For Immediate Release: October 25, 2016
Contact: David Ludder: (850) 386-5671, email@example.com
Montgomery – Nine environmental groups have petitioned the Alabama Environmental Management Commission to adopt new or revised limits on toxic pollutants in surface waters. These limits are intended to protect human health and aquatic life.
In 1994, the Commission revised existing limits on toxic pollutants for the protection of human health based on a fish consumption study that demonstrated that Alabama anglers consume considerably more fish than most other Americans. The fish consumption rate accepted by the Commission was 30 g/day – a rate reflective of angler consumption of fish caught from reservoirs and tailwaters below dams. However, the study also indicates that the same anglers consume another 15 g/day of fish caught from rivers and lakes. Furthermore, the study does not account for any estuarine fish and shellfish consumption.
“Continued reliance on the 30 g/day fish consumption rate does not adequately protect human health because it underestimates fish consumption and the potential for human exposure to toxic pollutants,” said David Ludder, the groups’ attorney. The groups recommend that the Commission increase the fish consumption rate significantly.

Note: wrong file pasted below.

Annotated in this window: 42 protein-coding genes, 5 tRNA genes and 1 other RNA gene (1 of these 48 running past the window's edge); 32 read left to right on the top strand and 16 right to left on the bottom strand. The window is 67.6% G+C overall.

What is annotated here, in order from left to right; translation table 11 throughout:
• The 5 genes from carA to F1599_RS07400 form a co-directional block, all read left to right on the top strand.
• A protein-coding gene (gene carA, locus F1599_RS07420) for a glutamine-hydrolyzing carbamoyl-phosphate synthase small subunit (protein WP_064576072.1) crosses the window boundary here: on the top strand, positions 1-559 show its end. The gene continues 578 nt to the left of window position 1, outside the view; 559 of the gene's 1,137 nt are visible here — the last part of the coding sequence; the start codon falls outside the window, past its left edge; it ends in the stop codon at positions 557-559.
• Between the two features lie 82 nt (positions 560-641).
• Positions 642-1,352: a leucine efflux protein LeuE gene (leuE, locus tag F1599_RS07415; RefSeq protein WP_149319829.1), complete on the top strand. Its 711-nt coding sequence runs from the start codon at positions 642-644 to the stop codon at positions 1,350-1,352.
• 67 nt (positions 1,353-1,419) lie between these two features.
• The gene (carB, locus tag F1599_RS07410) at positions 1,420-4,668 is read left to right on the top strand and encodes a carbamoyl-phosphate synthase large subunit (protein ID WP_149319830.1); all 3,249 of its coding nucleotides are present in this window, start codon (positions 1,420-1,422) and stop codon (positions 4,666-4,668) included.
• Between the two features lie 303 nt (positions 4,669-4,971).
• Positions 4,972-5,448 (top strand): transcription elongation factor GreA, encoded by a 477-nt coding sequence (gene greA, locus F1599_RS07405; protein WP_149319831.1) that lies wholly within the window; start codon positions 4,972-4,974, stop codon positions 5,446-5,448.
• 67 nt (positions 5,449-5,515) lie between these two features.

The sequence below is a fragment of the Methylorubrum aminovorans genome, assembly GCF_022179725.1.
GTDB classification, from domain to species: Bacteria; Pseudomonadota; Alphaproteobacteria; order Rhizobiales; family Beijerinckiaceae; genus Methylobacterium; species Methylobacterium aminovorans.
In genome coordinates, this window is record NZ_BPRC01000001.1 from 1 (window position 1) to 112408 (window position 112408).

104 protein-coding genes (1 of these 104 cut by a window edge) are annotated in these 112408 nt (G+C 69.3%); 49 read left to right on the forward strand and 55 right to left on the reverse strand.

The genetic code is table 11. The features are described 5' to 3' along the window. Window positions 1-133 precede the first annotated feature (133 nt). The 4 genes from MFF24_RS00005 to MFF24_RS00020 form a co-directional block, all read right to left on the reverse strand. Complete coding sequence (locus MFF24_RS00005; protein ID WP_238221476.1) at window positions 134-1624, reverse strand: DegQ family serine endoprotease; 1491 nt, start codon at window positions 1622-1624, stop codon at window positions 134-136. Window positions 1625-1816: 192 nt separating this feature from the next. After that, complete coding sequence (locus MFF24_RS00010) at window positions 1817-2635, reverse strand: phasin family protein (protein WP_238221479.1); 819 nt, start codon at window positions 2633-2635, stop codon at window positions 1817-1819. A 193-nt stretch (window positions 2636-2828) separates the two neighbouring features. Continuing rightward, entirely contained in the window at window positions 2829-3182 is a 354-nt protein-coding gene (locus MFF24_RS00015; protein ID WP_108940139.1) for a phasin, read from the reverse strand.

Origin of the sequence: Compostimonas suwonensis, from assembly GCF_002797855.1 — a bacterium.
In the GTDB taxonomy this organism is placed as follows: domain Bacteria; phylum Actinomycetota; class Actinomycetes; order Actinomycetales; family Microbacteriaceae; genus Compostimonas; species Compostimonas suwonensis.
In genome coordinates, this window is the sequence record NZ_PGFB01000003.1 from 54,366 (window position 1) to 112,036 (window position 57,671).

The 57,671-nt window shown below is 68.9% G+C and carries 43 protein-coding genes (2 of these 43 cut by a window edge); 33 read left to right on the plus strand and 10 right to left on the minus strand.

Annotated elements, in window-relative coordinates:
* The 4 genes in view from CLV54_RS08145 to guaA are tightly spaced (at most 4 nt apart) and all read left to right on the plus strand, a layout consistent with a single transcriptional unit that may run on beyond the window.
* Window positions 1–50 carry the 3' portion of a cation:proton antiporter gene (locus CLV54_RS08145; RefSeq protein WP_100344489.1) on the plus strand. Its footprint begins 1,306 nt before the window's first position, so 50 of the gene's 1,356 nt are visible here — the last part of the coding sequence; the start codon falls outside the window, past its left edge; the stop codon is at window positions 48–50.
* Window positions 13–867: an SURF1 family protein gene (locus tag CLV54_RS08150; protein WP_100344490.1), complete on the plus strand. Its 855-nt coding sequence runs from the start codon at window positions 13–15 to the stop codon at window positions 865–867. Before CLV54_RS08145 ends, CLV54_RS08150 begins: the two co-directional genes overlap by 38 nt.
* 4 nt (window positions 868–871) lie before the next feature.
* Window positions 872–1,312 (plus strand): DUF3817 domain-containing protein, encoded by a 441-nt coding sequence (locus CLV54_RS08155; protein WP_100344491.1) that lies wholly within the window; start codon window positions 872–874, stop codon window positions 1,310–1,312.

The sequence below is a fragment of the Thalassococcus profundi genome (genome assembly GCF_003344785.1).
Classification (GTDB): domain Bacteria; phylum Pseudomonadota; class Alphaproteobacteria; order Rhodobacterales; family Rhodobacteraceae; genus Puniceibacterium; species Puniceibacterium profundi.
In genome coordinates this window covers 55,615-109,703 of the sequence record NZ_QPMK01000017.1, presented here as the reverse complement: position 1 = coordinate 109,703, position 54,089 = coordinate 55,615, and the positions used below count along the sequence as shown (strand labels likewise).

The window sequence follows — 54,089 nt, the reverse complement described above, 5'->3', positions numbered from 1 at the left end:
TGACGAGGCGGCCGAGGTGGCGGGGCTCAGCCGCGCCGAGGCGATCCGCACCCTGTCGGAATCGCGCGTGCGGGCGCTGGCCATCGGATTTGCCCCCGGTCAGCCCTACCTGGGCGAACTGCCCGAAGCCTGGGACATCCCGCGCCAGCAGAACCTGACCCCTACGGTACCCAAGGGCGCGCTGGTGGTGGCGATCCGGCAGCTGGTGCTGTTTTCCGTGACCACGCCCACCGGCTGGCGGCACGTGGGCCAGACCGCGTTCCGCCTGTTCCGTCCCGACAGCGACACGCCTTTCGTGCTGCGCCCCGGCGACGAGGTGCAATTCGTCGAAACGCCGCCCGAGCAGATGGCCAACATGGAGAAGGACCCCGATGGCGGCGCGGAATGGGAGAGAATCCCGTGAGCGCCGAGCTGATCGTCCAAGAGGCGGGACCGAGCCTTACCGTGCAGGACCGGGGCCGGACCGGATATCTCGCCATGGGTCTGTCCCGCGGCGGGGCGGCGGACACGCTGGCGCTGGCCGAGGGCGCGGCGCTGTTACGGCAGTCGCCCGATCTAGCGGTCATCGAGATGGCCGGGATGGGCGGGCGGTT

In 2001 the U.S. Environmental Protection Agency recommended that states adopt limits on methylmercury in fish tissue to protect consumers from the adverse health effects of exposure to methylmercury (loss of peripheral vision, “pins and needles” feelings, usually in the hands, feet, and around the mouth; lack of coordination of movements impairment of speech, hearing, walking muscle weakness). The Alabama Department of Public Health has issued numerous health advisories urging limited consumption of fish from certain waters because of methylmercury contamination. Fifteen years later, the Commission has still not adopted a limit for methylmercury in fish tissue.
“The lack of any limit for methymercury will ensure that little action is taken to reduce methylmercury contamination,” Ludder said. The groups recommend that the Commission adopt a limit on methylmercury in fish tissue.
Finally, in June 2015, the U.S. Environmental Protection Agency revised its recommendations for limits on 94 toxic pollutants for the protection of human health. These recommendations incorporate the latest scientific information about pollutant toxicity and accumulation of toxic pollutants in fish tissue, as well as new data on human body weights and water consumption. The Commission has yet to announce any intention to revise its toxic pollutant limits to reflect this new scientific information.
“Protection of human health should be the first order of business for the Commission,” Ludder said. The groups recommend that the Commission immediately commence rulemaking to revise state limits on toxic pollutants in surface waters consistent with the latest scientific information.
The groups include Environmental Defense Alliance, Alabama Rivers Alliance, Black Warrior Riverkeeper, Cahaba River Society, Cahaba Riverkeeper, Choctawhatchee Riverkeeper, Coosa Riverkeeper, Friends of the Little Cahaba River, and GASP.